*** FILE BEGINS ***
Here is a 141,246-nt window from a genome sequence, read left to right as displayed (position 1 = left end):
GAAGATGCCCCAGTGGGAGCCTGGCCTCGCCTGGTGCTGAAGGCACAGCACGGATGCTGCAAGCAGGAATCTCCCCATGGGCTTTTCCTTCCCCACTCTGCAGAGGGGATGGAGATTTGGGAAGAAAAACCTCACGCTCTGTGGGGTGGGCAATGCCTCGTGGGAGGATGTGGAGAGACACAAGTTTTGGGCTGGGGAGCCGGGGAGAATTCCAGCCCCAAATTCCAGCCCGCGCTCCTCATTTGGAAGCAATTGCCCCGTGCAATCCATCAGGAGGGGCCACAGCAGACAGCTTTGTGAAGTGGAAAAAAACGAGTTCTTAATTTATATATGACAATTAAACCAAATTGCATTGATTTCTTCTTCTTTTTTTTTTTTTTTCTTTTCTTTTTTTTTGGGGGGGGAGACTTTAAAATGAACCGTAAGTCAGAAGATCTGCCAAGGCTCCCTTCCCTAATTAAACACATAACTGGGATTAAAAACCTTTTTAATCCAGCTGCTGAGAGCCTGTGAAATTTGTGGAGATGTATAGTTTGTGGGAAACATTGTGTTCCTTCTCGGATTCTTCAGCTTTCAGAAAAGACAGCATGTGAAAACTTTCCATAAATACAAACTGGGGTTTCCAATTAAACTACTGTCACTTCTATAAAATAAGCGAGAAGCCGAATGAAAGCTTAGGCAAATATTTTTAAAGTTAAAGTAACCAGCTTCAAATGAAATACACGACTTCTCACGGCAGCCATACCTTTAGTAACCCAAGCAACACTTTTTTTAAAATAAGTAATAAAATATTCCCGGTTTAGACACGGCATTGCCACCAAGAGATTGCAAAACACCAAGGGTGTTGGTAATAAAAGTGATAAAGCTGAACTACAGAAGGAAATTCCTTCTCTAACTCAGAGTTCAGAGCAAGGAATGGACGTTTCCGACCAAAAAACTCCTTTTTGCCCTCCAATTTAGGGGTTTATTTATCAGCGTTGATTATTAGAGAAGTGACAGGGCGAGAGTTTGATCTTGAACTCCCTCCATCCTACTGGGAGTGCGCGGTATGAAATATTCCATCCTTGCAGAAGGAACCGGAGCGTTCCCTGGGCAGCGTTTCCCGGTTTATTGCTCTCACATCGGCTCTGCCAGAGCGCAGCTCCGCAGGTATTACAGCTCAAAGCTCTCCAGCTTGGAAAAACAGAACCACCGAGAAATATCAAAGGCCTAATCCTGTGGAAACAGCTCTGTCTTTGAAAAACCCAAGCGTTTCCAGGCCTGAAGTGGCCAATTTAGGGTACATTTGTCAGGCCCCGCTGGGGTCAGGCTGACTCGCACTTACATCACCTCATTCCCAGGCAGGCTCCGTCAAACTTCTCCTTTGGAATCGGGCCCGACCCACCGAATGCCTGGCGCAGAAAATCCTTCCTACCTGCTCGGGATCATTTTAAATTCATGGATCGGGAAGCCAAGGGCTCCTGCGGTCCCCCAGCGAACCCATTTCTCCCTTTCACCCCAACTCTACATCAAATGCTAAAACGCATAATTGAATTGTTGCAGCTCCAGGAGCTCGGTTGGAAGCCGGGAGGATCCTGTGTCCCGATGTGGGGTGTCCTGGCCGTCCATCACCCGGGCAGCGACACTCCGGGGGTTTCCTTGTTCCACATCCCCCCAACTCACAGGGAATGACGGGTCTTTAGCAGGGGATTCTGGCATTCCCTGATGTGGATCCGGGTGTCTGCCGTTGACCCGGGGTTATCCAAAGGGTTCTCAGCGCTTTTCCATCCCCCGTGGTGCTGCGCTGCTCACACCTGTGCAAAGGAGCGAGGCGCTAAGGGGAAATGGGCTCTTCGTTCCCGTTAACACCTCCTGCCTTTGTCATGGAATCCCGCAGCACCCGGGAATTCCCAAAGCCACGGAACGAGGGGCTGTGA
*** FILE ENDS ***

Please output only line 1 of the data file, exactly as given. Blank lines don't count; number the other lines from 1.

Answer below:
Here is a 141,246-nt window from a genome sequence, read left to right as displayed (position 1 = left end):